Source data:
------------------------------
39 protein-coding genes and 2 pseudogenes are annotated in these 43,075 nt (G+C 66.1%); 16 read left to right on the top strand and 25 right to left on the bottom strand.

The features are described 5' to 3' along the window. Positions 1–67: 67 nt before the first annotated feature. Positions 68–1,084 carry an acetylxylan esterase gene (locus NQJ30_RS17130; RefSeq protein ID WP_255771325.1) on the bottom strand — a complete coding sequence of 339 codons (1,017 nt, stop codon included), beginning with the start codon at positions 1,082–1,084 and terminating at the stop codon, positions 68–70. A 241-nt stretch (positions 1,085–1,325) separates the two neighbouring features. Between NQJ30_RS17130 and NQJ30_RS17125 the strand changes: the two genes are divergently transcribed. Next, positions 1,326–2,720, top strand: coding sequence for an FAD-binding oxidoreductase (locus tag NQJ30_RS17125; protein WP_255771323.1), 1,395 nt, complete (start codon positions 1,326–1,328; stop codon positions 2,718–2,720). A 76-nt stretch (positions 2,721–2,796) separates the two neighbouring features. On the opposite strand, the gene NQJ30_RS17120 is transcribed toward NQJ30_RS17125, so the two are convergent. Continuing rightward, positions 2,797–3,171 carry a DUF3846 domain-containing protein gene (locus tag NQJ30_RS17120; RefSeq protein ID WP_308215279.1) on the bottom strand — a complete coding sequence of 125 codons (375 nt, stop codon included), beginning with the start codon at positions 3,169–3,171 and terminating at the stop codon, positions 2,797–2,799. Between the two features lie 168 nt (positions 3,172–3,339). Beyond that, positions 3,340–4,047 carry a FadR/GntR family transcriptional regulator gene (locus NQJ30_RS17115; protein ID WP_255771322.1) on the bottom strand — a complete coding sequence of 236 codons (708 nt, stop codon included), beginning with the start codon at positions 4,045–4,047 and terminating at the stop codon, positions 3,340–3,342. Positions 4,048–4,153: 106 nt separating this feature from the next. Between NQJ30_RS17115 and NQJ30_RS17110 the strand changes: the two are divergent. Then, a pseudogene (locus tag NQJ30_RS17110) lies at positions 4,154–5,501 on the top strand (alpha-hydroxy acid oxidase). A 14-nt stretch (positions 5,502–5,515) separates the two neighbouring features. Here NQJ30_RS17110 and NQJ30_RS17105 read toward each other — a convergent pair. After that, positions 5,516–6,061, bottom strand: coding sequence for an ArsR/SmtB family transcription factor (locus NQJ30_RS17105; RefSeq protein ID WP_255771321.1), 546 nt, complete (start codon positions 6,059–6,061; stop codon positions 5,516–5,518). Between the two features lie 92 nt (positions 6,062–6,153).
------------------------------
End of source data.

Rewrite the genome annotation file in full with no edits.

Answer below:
39 protein-coding genes and 2 pseudogenes are annotated in these 43,075 nt (G+C 66.1%); 16 read left to right on the top strand and 25 right to left on the bottom strand.

The features are described 5' to 3' along the window. Positions 1–67: 67 nt before the first annotated feature. Positions 68–1,084 carry an acetylxylan esterase gene (locus NQJ30_RS17130; RefSeq protein ID WP_255771325.1) on the bottom strand — a complete coding sequence of 339 codons (1,017 nt, stop codon included), beginning with the start codon at positions 1,082–1,084 and terminating at the stop codon, positions 68–70. A 241-nt stretch (positions 1,085–1,325) separates the two neighbouring features. Between NQJ30_RS17130 and NQJ30_RS17125 the strand changes: the two genes are divergently transcribed. Next, positions 1,326–2,720, top strand: coding sequence for an FAD-binding oxidoreductase (locus tag NQJ30_RS17125; protein WP_255771323.1), 1,395 nt, complete (start codon positions 1,326–1,328; stop codon positions 2,718–2,720). A 76-nt stretch (positions 2,721–2,796) separates the two neighbouring features. On the opposite strand, the gene NQJ30_RS17120 is transcribed toward NQJ30_RS17125, so the two are convergent. Continuing rightward, positions 2,797–3,171 carry a DUF3846 domain-containing protein gene (locus tag NQJ30_RS17120; RefSeq protein ID WP_308215279.1) on the bottom strand — a complete coding sequence of 125 codons (375 nt, stop codon included), beginning with the start codon at positions 3,169–3,171 and terminating at the stop codon, positions 2,797–2,799. Between the two features lie 168 nt (positions 3,172–3,339). Beyond that, positions 3,340–4,047 carry a FadR/GntR family transcriptional regulator gene (locus NQJ30_RS17115; protein ID WP_255771322.1) on the bottom strand — a complete coding sequence of 236 codons (708 nt, stop codon included), beginning with the start codon at positions 4,045–4,047 and terminating at the stop codon, positions 3,340–3,342. Positions 4,048–4,153: 106 nt separating this feature from the next. Between NQJ30_RS17115 and NQJ30_RS17110 the strand changes: the two are divergent. Then, a pseudogene (locus tag NQJ30_RS17110) lies at positions 4,154–5,501 on the top strand (alpha-hydroxy acid oxidase). A 14-nt stretch (positions 5,502–5,515) separates the two neighbouring features. Here NQJ30_RS17110 and NQJ30_RS17105 read toward each other — a convergent pair. After that, positions 5,516–6,061, bottom strand: coding sequence for an ArsR/SmtB family transcription factor (locus NQJ30_RS17105; RefSeq protein ID WP_255771321.1), 546 nt, complete (start codon positions 6,059–6,061; stop codon positions 5,516–5,518). Between the two features lie 92 nt (positions 6,062–6,153).